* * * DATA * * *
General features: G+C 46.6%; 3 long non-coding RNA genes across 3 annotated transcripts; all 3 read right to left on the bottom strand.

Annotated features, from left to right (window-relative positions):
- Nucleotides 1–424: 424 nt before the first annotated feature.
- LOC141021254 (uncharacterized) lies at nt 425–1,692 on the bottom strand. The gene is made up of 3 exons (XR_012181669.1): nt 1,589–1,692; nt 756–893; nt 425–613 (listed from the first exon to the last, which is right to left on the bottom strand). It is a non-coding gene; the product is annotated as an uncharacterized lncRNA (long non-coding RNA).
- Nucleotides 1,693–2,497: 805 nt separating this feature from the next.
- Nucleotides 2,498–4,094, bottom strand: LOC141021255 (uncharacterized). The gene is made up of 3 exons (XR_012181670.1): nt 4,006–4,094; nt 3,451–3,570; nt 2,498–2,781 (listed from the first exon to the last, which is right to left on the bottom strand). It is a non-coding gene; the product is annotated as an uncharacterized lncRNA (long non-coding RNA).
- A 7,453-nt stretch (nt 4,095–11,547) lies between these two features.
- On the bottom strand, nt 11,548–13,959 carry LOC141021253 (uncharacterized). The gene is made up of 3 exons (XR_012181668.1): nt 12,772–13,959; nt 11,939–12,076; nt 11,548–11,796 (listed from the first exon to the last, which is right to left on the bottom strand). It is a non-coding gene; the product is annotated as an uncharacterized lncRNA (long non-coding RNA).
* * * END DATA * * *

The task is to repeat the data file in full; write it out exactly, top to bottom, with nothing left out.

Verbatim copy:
General features: G+C 46.6%; 3 long non-coding RNA genes across 3 annotated transcripts; all 3 read right to left on the bottom strand.

Annotated features, from left to right (window-relative positions):
- Nucleotides 1–424: 424 nt before the first annotated feature.
- LOC141021254 (uncharacterized) lies at nt 425–1,692 on the bottom strand. The gene is made up of 3 exons (XR_012181669.1): nt 1,589–1,692; nt 756–893; nt 425–613 (listed from the first exon to the last, which is right to left on the bottom strand). It is a non-coding gene; the product is annotated as an uncharacterized lncRNA (long non-coding RNA).
- Nucleotides 1,693–2,497: 805 nt separating this feature from the next.
- Nucleotides 2,498–4,094, bottom strand: LOC141021255 (uncharacterized). The gene is made up of 3 exons (XR_012181670.1): nt 4,006–4,094; nt 3,451–3,570; nt 2,498–2,781 (listed from the first exon to the last, which is right to left on the bottom strand). It is a non-coding gene; the product is annotated as an uncharacterized lncRNA (long non-coding RNA).
- A 7,453-nt stretch (nt 4,095–11,547) lies between these two features.
- On the bottom strand, nt 11,548–13,959 carry LOC141021253 (uncharacterized). The gene is made up of 3 exons (XR_012181668.1): nt 12,772–13,959; nt 11,939–12,076; nt 11,548–11,796 (listed from the first exon to the last, which is right to left on the bottom strand). It is a non-coding gene; the product is annotated as an uncharacterized lncRNA (long non-coding RNA).